Tornadoes killed at least 14 people in the US Midwest, including two children, officials said Saturday, as flooding hampered cleanup efforts in Oklahoma, still recovering from a monster twister that struck last month.
Friday night's storms battered areas in and around Oklahoma City with high winds, heavy rain and hail.
The Oklahoma Medical Examiner's Office announced nine fatalities in the state and said five of the victims have not been identified, while the sheriffs' offices in towns east of Oklahoma City confirmed two other people had died.
In Missouri, authorities said three people died from severe flooding in the wake of the storms.
Streets turned into rivers, with stranded cars submerged in water as high as their door handles in some places. CNN said a massive sink hole off a major road developed due to the deluge, halting traffic.
Two of the victims have not been identified. A mother and child perished as they traveled in their car on an interstate highway, according to the Oklahoma Department of Emergency Management.
The National Weather Service's Storm Prediction Center in Norman, Oklahoma, said the first tornado developed around the city of El Reno before moving into parts of Oklahoma City, spawning others.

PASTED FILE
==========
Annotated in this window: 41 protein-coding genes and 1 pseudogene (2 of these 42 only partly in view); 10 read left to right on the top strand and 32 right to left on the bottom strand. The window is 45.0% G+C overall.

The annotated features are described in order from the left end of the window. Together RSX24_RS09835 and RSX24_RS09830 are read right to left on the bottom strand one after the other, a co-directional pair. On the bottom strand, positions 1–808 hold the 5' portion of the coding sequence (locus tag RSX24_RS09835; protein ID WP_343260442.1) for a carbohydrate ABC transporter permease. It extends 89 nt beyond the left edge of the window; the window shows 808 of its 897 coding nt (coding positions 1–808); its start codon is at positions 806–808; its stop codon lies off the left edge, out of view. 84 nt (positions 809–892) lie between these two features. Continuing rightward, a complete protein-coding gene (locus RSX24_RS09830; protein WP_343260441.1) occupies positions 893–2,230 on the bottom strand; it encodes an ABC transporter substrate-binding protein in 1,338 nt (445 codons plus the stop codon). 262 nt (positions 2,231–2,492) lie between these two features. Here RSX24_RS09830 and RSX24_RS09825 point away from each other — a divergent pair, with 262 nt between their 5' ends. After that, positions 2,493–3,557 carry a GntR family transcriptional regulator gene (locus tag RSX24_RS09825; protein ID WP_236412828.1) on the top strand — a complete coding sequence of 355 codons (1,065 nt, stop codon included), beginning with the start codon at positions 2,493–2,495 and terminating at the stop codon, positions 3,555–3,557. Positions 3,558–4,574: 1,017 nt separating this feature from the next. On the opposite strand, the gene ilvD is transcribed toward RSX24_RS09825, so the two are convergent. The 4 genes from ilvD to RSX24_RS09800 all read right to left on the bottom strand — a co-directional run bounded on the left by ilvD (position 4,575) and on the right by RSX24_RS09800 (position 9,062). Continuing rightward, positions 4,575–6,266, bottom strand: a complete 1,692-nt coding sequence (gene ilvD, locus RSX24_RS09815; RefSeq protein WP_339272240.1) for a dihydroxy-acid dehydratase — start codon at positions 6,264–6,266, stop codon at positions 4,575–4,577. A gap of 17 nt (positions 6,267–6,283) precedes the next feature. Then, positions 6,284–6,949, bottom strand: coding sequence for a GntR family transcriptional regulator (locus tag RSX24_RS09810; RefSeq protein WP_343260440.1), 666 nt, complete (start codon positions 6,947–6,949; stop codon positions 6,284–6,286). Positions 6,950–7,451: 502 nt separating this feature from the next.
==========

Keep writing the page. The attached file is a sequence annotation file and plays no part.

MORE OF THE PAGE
Local broadcaster KOCO reported that 77 people had been admitted to hospitals with storm-related injuries.
Missouri Governor Jay Nixon, who toured the widespread devastation to assess the damage, urged residents of his state to avoid walking or driving through flooded areas.
"Missouri has been hit by several rounds of severe storms in the past few weeks, and last night's dangerous weather follows several days of heavy rain," he said in a statement.
"Because many streams and rivers are overflowing their banks, we will need to stay vigilant in both monitoring and responding to flooding across the state as well. This remains a dangerous situation," he said.
As the extent of the devastation in Oklahoma became clear, the work of cleanup crews was complicated by downpours that drenched the region overnight.
Officials from hard-hit Canadian County told reporters that crews were working to assess and restore "washed out" places.